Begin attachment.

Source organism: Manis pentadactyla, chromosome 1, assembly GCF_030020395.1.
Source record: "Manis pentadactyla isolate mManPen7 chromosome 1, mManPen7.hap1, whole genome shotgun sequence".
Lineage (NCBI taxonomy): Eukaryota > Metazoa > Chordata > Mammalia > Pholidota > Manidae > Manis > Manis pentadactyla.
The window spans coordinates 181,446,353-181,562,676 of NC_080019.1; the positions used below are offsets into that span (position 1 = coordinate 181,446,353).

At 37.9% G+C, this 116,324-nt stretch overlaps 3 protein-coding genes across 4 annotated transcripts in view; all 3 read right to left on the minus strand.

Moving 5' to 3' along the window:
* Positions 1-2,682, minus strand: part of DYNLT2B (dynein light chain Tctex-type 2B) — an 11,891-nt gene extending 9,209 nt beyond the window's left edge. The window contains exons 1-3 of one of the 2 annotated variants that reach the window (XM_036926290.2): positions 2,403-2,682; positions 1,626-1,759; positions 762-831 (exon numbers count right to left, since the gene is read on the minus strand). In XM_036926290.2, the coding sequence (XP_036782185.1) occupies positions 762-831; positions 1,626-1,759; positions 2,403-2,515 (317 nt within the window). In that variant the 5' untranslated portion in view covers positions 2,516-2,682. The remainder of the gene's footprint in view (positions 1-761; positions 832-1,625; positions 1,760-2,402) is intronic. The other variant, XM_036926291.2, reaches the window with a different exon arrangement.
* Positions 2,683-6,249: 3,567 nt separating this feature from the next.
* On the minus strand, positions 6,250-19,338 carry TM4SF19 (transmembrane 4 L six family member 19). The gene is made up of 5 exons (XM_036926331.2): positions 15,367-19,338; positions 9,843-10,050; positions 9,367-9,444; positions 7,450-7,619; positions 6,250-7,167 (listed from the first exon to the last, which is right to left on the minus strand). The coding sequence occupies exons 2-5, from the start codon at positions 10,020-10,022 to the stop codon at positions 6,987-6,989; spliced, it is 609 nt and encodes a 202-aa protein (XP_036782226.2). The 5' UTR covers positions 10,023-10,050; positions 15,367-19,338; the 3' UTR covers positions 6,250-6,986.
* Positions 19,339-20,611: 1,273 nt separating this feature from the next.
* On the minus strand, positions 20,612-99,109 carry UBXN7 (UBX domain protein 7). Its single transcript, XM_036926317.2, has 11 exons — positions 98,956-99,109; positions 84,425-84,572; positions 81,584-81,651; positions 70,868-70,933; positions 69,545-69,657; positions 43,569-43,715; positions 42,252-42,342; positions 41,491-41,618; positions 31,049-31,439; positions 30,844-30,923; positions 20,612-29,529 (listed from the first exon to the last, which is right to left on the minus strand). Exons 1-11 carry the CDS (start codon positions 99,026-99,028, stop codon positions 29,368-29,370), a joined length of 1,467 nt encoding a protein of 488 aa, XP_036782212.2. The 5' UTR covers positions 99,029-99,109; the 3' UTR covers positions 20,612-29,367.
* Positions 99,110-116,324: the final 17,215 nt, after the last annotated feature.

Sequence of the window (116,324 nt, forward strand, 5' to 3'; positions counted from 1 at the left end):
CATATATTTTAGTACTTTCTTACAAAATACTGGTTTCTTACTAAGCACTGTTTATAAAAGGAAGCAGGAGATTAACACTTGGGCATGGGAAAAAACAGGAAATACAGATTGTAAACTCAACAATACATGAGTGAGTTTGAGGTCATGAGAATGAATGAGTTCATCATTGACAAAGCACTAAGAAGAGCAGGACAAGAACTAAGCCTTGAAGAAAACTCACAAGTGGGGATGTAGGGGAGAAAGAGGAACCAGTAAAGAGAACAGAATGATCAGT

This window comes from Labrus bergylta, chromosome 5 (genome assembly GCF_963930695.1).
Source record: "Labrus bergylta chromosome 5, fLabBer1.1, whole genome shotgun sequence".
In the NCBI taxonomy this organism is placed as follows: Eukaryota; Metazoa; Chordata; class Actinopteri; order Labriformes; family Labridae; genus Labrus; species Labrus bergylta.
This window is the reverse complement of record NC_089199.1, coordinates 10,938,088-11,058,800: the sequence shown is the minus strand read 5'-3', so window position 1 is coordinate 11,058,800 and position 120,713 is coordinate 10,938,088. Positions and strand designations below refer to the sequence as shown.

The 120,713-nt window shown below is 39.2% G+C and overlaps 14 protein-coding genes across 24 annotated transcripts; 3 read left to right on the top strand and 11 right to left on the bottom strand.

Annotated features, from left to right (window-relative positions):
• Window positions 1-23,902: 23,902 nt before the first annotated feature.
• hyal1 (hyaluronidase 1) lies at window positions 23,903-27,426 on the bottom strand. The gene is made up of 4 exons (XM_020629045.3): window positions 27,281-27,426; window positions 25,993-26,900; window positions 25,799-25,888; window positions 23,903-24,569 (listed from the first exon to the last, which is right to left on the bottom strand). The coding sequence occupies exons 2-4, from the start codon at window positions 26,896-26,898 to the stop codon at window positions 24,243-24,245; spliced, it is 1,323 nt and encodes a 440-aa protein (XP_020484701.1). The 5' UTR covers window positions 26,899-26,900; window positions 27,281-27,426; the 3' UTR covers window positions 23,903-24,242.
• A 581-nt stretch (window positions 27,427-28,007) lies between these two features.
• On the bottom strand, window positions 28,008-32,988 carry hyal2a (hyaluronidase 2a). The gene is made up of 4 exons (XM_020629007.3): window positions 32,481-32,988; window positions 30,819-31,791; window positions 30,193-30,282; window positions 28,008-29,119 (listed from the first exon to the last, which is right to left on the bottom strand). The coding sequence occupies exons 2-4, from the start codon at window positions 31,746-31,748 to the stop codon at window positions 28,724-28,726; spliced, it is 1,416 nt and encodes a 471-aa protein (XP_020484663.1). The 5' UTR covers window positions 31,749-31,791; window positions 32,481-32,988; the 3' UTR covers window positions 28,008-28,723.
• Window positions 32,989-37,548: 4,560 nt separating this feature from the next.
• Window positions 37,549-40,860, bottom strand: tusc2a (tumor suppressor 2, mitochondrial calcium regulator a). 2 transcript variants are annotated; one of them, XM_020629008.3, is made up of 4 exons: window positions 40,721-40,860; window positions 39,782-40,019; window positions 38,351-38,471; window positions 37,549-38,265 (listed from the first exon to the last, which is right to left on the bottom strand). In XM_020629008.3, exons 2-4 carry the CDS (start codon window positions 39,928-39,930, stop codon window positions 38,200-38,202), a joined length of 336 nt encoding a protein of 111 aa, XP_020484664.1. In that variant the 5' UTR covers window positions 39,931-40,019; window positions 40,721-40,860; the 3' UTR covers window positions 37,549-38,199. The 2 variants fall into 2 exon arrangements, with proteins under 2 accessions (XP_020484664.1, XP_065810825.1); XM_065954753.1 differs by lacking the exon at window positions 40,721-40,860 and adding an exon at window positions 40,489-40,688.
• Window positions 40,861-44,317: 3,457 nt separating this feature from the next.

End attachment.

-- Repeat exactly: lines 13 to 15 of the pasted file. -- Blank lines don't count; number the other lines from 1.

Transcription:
Sequence of the window (116,324 nt, forward strand, 5' to 3'; positions counted from 1 at the left end):
CATATATTTTAGTACTTTCTTACAAAATACTGGTTTCTTACTAAGCACTGTTTATAAAAGGAAGCAGGAGATTAACACTTGGGCATGGGAAAAAACAGGAAATACAGATTGTAAACTCAACAATACATGAGTGAGTTTGAGGTCATGAGAATGAATGAGTTCATCATTGACAAAGCACTAAGAAGAGCAGGACAAGAACTAAGCCTTGAAGAAAACTCACAAGTGGGGATGTAGGGGAGAAAGAGGAACCAGTAAAGAGAACAGAATGATCAGT

This window comes from Labrus bergylta, chromosome 5 (genome assembly GCF_963930695.1).